Chapter One: An Acoustics Primer

### 14. How do we perceive pitch?

**Pitch** is our perceptual interpretation of *frequency*. As mentioned, ideal human hearing ranges from 20 to 20,000 Hz. Yet we have our greatest sensitivity to frequencies which lie within 200 to 2000 Hz, which takes up two-thirds of the distance on the basilar membrane. One proof of this is the “just noticeable difference,” or **JND**. The JND is the smallest change in frequency of a single sine tone that is perceptible by the average listener. Most studies place it around 3% in the 100 Hz range, but only 0.5% in the 2000 Hz range. One might extrapolate that a bass player has more liberty to play out of tune than a violinist.

In general, we perceive pitch** logarithmically** in relation to frequency. The formula for successive equal temperament 12-notes-to-an-octave semitones is a frequency ratio of one to the twelfth root of two (2^{1/12}), or 1:1.05946. For example, to find the frequency of the A# semitone above A440, multiple 440 by 1.05946 to get ~466.163. Every doubling in Hz is perceived as an equivalent octave. It is thought that because a doubling of frequency causes a response at equal distance on the basilar membrane, we hear octaves as related. Because of the logarithmic spacing of pitch placement on the membrane, we perceive musical intervals not as *differences* in frequency, but as *ratios* between frequencies. A220 to A440 is perceived as the “same” interval as A440 to A880, even though one pair has a difference of 220 Hz and the other a difference of 440 Hz because they share a 2:1 frequency ratio. Below is a chart of frequency vs. pitch. Click here to dowload as an Excel spreadsheet of the chart below for copying and pasting specific frequencies if needed.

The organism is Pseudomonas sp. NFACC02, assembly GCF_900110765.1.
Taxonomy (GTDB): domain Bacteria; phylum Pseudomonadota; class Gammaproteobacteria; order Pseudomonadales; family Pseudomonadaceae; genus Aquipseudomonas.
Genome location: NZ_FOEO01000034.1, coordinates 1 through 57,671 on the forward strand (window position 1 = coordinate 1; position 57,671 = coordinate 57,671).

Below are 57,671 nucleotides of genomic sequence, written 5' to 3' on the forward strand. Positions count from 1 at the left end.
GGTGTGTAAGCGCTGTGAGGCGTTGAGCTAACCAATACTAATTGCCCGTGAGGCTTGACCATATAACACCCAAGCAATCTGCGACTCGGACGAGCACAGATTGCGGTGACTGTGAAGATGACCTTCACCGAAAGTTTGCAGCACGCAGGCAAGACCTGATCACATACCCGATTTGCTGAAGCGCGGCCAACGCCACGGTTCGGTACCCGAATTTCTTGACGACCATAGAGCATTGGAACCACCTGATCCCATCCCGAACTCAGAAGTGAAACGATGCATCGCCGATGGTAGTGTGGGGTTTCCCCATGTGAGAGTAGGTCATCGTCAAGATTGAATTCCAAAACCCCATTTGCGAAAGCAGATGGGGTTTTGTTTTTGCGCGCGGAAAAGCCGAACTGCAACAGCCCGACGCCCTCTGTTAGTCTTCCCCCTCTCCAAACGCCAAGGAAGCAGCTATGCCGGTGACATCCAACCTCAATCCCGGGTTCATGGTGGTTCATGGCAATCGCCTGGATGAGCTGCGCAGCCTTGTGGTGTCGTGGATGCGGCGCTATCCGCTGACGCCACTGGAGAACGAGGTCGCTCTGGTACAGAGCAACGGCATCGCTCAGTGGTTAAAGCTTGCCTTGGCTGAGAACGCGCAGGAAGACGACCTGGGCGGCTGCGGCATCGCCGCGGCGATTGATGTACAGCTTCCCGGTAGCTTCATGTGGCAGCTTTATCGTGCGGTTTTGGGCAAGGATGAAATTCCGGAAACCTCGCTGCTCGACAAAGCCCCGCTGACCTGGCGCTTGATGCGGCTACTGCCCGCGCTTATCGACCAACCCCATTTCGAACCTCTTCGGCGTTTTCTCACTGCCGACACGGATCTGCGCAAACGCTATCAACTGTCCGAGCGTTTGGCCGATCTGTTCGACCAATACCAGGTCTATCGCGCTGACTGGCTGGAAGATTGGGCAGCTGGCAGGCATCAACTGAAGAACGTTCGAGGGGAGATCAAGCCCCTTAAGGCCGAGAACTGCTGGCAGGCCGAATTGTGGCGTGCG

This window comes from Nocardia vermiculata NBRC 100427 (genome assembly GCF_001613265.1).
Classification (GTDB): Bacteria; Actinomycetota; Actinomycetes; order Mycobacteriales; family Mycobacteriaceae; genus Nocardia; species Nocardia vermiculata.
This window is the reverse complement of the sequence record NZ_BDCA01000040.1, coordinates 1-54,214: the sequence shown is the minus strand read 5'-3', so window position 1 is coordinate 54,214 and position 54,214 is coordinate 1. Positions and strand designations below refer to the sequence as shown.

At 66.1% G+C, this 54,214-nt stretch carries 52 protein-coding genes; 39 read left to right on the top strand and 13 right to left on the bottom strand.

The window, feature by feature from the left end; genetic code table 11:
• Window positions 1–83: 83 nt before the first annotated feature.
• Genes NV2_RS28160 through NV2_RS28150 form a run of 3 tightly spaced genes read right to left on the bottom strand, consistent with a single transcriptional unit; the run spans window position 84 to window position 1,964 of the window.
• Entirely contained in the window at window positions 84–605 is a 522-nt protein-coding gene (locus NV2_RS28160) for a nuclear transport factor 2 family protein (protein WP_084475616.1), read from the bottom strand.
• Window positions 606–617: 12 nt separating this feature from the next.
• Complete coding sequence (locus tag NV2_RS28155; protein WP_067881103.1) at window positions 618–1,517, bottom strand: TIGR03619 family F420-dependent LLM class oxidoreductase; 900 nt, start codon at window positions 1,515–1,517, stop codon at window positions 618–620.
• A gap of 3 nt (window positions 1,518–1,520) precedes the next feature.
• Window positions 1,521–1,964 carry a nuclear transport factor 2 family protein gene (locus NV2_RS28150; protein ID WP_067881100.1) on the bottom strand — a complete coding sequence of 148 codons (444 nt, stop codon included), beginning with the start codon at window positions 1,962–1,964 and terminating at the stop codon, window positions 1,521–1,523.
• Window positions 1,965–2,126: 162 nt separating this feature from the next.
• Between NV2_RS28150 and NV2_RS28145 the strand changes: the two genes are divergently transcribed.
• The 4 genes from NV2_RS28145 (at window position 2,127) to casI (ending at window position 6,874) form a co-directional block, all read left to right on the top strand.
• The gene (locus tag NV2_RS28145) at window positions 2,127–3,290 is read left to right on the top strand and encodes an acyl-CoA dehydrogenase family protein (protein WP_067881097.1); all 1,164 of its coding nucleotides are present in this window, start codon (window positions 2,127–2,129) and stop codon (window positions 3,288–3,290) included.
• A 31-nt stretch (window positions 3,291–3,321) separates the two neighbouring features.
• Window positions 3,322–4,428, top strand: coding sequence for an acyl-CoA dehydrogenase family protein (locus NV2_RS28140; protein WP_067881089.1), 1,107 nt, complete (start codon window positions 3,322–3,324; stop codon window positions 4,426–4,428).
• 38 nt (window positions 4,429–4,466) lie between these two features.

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For further study, see Hyperphysics->Hearing